Borders Mean Nothing Without Interior Enforcement


May 31, 2023

By Tom Homan and Matt O’Brien

The eyes of every U.S. citizen who cares about American sovereignty are currently turned toward the crisis along the Rio Grande. The imagery currently coming from the Southwest border zone is both disturbing and disconcerting. But, in reality, the chaos down south is only part of the story.

As soon as it began, the Biden Administration promptly set about doing everything in its power to dismantle our border controls. That’s bad enough. But Team Biden has also completely abandoned its responsibility to remove immigration violators who were already here.

According to reliable estimates, prior to the current border surge, roughly 5.5 million illegal aliens entered the United States during the first two years of the Biden Administration. Those individuals were added to the existing community of unlawfully present aliens, which has been projected to consist of anywhere between 15.5 million and 22 million people. And, at his behest, Biden’s Department of Homeland Security (DHS) is doing absolutely nothing to find and deport these immigration law breakers.

Per annual reports issued by DHS, U.S. Immigration and Customs Enforcement (ICE) removed 267,258 aliens in FY 2019, the last fiscal year that ran entirely under the Trump Administration. That places FY 2019 on par with other years when enforcement-minded administrations used the full capacities of both the DHS and the Immigration Courts.

In FY 2020, part of which fell under Joe Biden, the number of aliens deported by ICE dropped measurably to 185,884. In FY 2021, the total number of ICE removals dropped precipitously, to 59,011. FY 2021 was the first fiscal year that occurred entirely under the Biden Administration. In FY 2022, the number of ICE removals rose slightly with a total of 72,177 alien deported from the United States.

FY 2023 doesn’t end until September 30, 2023, so updated removal data isn’t yet available. At present, however, the DHS website claims that it has increased “removals and returns” compared to FY 2022. But don’t believe the hype. If the published numbers for FY 2023 wind up appearing to be higher than those for FY 2022, it will most likely be because Biden and his faithful minion, DHS Secretary Alejandro Mayorkas, combined “returns” and “removals” – two separate and distinct categories of expulsions – to create the false impression that they’re actually doing something about immigration violators.

While the southern border tends to attract the most media attention, interior immigration enforcement may, in the end, prove to be even more important than border management.

According to the DHS Yearbook of Immigration Statistics for 2019, “removals” are “the compulsory and confirmed movement of an inadmissible or deportable alien out of the United States based on an order of removal.” “Returns,” on the other hand are “the confirmed movement of an inadmissible or deportable alien out of the United States not based on an order of removal.”

In the past, DHS and its predecessor agency, the Immigration and Naturalization Service, drew a bright line between removals and returns. That’s because removals represent the end of a complex process that typically involves locating and arresting an alien; presenting the alien for a civil trial before the U.S. Immigration Court; and the formal execution of an Order of Removal issued by an Immigration Judge. The annual number of removals has typically risen and fallen according to the level of commitment a particular administration has shown to enforcing the Immigration and Nationality Act.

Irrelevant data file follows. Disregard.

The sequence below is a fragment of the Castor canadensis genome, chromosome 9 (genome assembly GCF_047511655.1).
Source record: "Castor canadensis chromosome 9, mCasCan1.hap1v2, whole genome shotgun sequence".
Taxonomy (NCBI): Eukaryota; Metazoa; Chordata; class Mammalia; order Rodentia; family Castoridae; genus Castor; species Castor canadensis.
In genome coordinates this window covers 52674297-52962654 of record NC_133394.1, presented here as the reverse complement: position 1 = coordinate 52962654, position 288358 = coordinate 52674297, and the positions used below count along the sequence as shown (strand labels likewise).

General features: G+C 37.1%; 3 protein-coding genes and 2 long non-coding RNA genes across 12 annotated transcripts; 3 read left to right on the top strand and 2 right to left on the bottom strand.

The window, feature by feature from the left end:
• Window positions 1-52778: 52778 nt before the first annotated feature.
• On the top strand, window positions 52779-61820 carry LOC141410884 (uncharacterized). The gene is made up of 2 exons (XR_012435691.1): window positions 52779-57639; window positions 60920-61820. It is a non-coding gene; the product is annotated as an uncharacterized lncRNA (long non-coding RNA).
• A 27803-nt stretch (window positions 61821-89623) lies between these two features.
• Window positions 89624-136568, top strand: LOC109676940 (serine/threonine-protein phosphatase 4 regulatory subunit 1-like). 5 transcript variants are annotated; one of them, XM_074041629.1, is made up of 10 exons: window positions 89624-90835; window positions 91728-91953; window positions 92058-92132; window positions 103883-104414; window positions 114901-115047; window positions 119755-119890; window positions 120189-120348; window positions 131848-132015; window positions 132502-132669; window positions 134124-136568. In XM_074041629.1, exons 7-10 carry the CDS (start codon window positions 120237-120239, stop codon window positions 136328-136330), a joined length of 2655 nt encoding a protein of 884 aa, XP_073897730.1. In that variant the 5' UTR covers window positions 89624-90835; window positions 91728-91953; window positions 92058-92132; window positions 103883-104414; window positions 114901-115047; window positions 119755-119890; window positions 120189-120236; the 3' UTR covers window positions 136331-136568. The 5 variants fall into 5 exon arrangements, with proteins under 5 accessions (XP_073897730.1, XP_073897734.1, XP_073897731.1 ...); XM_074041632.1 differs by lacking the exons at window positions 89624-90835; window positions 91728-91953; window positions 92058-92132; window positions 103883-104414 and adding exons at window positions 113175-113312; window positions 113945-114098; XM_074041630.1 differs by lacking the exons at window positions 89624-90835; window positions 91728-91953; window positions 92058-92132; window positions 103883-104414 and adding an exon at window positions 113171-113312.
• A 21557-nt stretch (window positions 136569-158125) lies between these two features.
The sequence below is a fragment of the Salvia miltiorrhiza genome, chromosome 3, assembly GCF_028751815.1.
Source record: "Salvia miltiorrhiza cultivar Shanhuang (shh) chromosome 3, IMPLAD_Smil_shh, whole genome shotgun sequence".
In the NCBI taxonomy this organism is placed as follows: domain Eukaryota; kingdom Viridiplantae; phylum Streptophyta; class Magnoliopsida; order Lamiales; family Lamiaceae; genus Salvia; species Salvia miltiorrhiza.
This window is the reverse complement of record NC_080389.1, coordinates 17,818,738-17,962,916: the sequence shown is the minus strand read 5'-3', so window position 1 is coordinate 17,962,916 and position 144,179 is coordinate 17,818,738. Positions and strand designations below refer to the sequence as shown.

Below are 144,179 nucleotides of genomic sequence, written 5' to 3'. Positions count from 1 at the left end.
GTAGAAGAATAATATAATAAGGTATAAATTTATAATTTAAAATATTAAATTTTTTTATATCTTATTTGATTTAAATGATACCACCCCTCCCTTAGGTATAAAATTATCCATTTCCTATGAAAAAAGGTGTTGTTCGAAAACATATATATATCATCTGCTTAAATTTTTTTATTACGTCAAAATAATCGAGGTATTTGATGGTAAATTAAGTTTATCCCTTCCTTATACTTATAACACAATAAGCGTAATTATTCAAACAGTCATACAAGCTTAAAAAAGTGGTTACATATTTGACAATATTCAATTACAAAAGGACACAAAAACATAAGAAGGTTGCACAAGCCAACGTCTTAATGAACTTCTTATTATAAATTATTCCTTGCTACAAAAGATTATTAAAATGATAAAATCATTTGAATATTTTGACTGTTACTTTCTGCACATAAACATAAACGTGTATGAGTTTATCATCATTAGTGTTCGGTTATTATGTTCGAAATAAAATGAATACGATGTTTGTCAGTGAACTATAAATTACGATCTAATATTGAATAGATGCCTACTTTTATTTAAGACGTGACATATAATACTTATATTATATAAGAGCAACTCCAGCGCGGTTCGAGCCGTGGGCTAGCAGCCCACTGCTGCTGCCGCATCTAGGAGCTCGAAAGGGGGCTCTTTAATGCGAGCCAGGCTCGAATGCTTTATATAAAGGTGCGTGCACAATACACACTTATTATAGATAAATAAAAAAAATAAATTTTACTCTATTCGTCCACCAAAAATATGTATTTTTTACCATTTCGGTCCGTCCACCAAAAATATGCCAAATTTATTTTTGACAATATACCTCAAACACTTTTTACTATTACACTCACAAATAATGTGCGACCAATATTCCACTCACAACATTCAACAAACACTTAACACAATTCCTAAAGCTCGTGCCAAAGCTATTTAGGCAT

Returns, on the other hand, generally involve the rapid expulsion of aliens arrested on, or within a few miles of, the border, along with people who withdraw their applications for admission to the U.S. at a port of entry. In fact, in the jargon used by DHS officers, returns are referred to as “turn-arounds,” since most returnees are intercepted and immediately returned to their country of citizenship.

Conflating returns and removals is a technique first employed by the Obama Administration, in order to portray Barack Obama as “The Deporter-in-Chief.” Another deception tactic pioneered by the Faux-Deporter-in-Chief, and now being used by Biden is bumping up DHS arrest statistics by double counting apprehensions – once when CBP encounters an alien and again when CBP transfers that alien to U.S. Immigration and Customs Enforcement for long-term detention. Those tactics didn’t work then and you shouldn’t fall for them now. America needs both secure borders and a robust immigration enforcement system. But our current president is doing his best to avoid enforcing any of our immigration laws.

The fact is with about 5,000 miles of coastline; approximately 8,000 miles of land frontier; and 118 international airports – it is inevitable some people are going to make it over one of our international boundaries and remain in America illegally. Ultimately, secure borders mean nothing if everyone who manages to cross them gets to stay in the United States. So, while the southern border tends to attract the most media attention, interior immigration enforcement may, in the end, prove to be even more important than border management.

So, don’t believe the hype. Biden and Secretary Mayorkas haven’t gotten a “D” in border security while achieving a passing grade in interior enforcement. The reality is that they’re earning an “F” in all areas of immigration policy.

Tom Homan is a senior fellow at the Immigration Reform Law Institute and the former acting director of U.S. Immigration and Customs Enforcement.

Matt O’Brien is the Director of Investigations at the Immigration Reform Law Institute, and previously served as an Immigration Judge.

Also published at The Washington Times, May 31, 2023.

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